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Air watts or motor watts, what does this mean when buying a vacuum?

It’s estimated that we typically spend one hour per week vacuuming. This, rather dull fact, does make it easy to determine how much it costs in electricity usage. New EU regulations effective from 1st September 2014, mean that vacuum cleaners sold in the EU are required to have an energy label the A to G ratings will cover energy use, cleaning performance on carpets and hard floors, and dust emissions. You simply look for your vacuums motor power, usually quoted in watts, then use Sust-it’s energy calculator to workout the running costs and multiply by fifty-two!

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It’s estimated that we typically spend one hour per week vacuuming.

So can you get energy efficient vacuum cleaners? This is where things get more complicated!  Together with the ever growing list of vacuum cleaners good for pet hair, hard floors or allergy sufferers you might notice manufacturers boasting an eco vacuum cleaner as part of their range; low wattage models with a claim of the same sucking power as higher wattage motors. However, generally uprights vacuum cleaners tend to be more energy efficient than cylinder models, this is because the extra tubes and pipes cylinder vacuums use require more energy to create suction.  When you add into this the potential for leaky seals in the pipes, it makes an upright a good eco choice. Then there are efficiencies of technologies used, such as centrifugal fan systems and microprocessor control; improved pipe and good nozzle design, all have an impact. Plus, more importantly making sure your filters are clean or your bag (if it’s got one) isn’t over full, will all make a difference too. The longer you vacuum the more it will cost!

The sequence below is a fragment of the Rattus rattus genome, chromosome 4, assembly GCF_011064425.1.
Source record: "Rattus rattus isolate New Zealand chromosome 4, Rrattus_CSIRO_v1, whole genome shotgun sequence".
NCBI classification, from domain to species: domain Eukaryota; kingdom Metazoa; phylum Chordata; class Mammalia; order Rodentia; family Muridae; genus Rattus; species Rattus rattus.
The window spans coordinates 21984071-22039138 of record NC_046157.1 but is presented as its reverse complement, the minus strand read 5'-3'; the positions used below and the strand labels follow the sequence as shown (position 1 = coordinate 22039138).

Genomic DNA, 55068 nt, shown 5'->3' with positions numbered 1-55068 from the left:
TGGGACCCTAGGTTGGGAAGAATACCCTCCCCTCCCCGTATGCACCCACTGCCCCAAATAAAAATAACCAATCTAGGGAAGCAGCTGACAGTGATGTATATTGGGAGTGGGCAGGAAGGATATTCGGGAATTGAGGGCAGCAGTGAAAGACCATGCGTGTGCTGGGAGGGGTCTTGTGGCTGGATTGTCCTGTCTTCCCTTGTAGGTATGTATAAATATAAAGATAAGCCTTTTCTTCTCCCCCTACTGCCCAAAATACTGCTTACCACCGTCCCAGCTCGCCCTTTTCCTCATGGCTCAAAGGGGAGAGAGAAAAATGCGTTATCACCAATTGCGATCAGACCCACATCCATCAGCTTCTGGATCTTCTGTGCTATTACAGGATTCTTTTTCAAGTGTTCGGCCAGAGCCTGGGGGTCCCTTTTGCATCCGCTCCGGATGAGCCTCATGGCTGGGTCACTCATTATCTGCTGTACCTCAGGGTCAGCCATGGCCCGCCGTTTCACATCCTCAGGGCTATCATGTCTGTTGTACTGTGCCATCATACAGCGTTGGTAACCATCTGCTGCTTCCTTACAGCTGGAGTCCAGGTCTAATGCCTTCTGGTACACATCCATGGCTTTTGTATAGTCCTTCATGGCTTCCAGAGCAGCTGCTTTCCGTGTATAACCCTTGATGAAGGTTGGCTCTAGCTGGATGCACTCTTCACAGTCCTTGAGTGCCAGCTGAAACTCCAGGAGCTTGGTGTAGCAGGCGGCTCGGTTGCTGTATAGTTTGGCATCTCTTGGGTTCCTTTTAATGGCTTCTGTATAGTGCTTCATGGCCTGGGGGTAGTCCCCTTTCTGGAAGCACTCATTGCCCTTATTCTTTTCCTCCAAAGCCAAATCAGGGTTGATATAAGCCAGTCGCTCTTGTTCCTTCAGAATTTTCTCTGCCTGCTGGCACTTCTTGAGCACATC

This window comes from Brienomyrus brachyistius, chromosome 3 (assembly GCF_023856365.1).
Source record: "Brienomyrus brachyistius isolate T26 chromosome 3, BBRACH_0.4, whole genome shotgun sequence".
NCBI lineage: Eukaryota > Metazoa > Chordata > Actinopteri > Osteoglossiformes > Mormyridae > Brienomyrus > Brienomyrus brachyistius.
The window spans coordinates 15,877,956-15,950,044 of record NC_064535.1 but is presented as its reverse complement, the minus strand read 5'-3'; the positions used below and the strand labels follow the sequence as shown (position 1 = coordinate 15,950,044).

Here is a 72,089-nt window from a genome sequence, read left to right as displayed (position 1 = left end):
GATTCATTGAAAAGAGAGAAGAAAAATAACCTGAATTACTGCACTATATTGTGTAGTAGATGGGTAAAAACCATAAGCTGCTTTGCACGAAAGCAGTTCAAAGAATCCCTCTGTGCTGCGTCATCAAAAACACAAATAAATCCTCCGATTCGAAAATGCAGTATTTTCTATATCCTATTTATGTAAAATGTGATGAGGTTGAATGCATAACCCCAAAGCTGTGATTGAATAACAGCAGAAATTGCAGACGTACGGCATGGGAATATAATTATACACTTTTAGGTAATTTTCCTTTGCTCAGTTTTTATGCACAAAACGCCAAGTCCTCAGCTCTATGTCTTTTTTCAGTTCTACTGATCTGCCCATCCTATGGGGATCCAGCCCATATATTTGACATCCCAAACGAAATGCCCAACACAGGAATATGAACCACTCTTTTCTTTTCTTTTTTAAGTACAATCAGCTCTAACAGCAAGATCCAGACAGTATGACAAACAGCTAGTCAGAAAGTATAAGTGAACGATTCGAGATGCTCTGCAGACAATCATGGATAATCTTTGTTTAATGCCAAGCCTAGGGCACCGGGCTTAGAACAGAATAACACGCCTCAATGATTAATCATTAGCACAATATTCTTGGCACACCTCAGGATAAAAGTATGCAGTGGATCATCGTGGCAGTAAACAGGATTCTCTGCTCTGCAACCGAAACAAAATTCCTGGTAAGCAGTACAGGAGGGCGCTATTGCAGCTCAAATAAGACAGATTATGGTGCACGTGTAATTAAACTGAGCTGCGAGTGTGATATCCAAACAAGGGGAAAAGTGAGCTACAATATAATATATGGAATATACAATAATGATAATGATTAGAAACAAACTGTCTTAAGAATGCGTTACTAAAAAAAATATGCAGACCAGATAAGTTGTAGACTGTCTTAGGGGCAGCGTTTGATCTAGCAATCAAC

What size of motor should you go for?  Vacuum cleaner input power ratings have increased dramatically since the 1960s from a typical 500W to over 2500W today!  If that makes your vacuuming five times quicker you’ll be using the same amount of power.  If time isn’t an issue then a maybe a less powerful model will do. Air watts are a European test standard (IEC60312) for vacuums. An upright vacuum cleaner should be around 100 air watts and a cylinder vacuum cleaner needs to be about 220 air watts.  However, in addition to having to display energy labels on vacuum cleaners, the regulations mean that manufacturers will not be able to make or import vacuum cleaners with motors that exceed 1,600 watts. There is debate about the sense of removing these larger motors from the market place – surely smaller wattage vacuum cleaners will take longer and use more energy? The challenge will be for manufacturers to come up with machines that use the energy most efficiently.

As Marlene Holzner, European Commission spokesman reported in 2013 “The amount [wattage] does not automatically indicate how well a vacuum cleaner will clean. The amount [wattage] indicates how much electrical power is used by the engine. The important question is: how efficiently is this power translated into picking up dust?” And the regulations are getting tougher a power levels are due to be reduced further from September 2017, when it will be cut to just 900 watts.

Our advice would be to go for an upright model and look for the air watts figures (manufacturers are not obliged to publish this though).

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